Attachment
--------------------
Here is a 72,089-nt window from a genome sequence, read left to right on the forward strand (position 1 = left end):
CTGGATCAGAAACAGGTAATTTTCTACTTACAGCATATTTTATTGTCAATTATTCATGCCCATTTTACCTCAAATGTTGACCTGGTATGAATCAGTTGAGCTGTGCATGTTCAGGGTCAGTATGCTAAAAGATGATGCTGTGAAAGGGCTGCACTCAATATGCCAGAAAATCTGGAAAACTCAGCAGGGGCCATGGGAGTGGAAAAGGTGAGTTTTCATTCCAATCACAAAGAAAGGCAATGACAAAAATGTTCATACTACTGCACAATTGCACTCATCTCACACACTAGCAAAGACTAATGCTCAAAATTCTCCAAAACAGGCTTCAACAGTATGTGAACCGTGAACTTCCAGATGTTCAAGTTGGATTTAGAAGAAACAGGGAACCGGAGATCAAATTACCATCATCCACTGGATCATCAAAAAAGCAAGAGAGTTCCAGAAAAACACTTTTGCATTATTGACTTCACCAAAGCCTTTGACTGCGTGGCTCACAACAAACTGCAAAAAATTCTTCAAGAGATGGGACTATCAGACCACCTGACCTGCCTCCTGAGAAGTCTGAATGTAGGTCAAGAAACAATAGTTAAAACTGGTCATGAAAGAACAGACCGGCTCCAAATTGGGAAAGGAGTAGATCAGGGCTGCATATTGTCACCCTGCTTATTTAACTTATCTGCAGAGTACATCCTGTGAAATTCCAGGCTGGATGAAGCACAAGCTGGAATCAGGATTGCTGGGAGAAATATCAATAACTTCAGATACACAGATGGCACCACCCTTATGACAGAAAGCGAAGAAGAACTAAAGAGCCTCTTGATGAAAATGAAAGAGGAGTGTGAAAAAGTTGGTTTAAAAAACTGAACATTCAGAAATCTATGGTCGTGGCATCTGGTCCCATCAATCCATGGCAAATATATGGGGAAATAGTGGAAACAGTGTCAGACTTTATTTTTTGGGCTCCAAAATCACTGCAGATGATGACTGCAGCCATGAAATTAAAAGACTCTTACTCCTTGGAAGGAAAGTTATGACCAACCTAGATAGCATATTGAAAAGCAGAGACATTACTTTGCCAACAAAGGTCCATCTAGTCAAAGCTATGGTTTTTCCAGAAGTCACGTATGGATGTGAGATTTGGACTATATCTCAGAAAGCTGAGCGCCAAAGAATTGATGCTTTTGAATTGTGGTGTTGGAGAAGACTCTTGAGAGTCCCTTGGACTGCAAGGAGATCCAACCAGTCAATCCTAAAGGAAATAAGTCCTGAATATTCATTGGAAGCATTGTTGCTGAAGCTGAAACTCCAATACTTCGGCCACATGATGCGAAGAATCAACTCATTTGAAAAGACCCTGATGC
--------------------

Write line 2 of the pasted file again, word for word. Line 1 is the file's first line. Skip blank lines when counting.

CTGGATCAGAAACAGGTAATTTTCTACTTACAGCATATTTTATTGTCAATTATTCATGCCCATTTTACCTCAAATGTTGACCTGGTATGAATCAGTTGAGCTGTGCATGTTCAGGGTCAGTATGCTAAAAGATGATGCTGTGAAAGGGCTGCACTCAATATGCCAGAAAATCTGGAAAACTCAGCAGGGGCCATGGGAGTGGAAAAGGTGAGTTTTCATTCCAATCACAAAGAAAGGCAATGACAAAAATGTTCATACTACTGCACAATTGCACTCATCTCACACACTAGCAAAGACTAATGCTCAAAATTCTCCAAAACAGGCTTCAACAGTATGTGAACCGTGAACTTCCAGATGTTCAAGTTGGATTTAGAAGAAACAGGGAACCGGAGATCAAATTACCATCATCCACTGGATCATCAAAAAAGCAAGAGAGTTCCAGAAAAACACTTTTGCATTATTGACTTCACCAAAGCCTTTGACTGCGTGGCTCACAACAAACTGCAAAAAATTCTTCAAGAGATGGGACTATCAGACCACCTGACCTGCCTCCTGAGAAGTCTGAATGTAGGTCAAGAAACAATAGTTAAAACTGGTCATGAAAGAACAGACCGGCTCCAAATTGGGAAAGGAGTAGATCAGGGCTGCATATTGTCACCCTGCTTATTTAACTTATCTGCAGAGTACATCCTGTGAAATTCCAGGCTGGATGAAGCACAAGCTGGAATCAGGATTGCTGGGAGAAATATCAATAACTTCAGATACACAGATGGCACCACCCTTATGACAGAAAGCGAAGAAGAACTAAAGAGCCTCTTGATGAAAATGAAAGAGGAGTGTGAAAAAGTTGGTTTAAAAAACTGAACATTCAGAAATCTATGGTCGTGGCATCTGGTCCCATCAATCCATGGCAAATATATGGGGAAATAGTGGAAACAGTGTCAGACTTTATTTTTTGGGCTCCAAAATCACTGCAGATGATGACTGCAGCCATGAAATTAAAAGACTCTTACTCCTTGGAAGGAAAGTTATGACCAACCTAGATAGCATATTGAAAAGCAGAGACATTACTTTGCCAACAAAGGTCCATCTAGTCAAAGCTATGGTTTTTCCAGAAGTCACGTATGGATGTGAGATTTGGACTATATCTCAGAAAGCTGAGCGCCAAAGAATTGATGCTTTTGAATTGTGGTGTTGGAGAAGACTCTTGAGAGTCCCTTGGACTGCAAGGAGATCCAACCAGTCAATCCTAAAGGAAATAAGTCCTGAATATTCATTGGAAGCATTGTTGCTGAAGCTGAAACTCCAATACTTCGGCCACATGATGCGAAGAATCAACTCATTTGAAAAGACCCTGATGC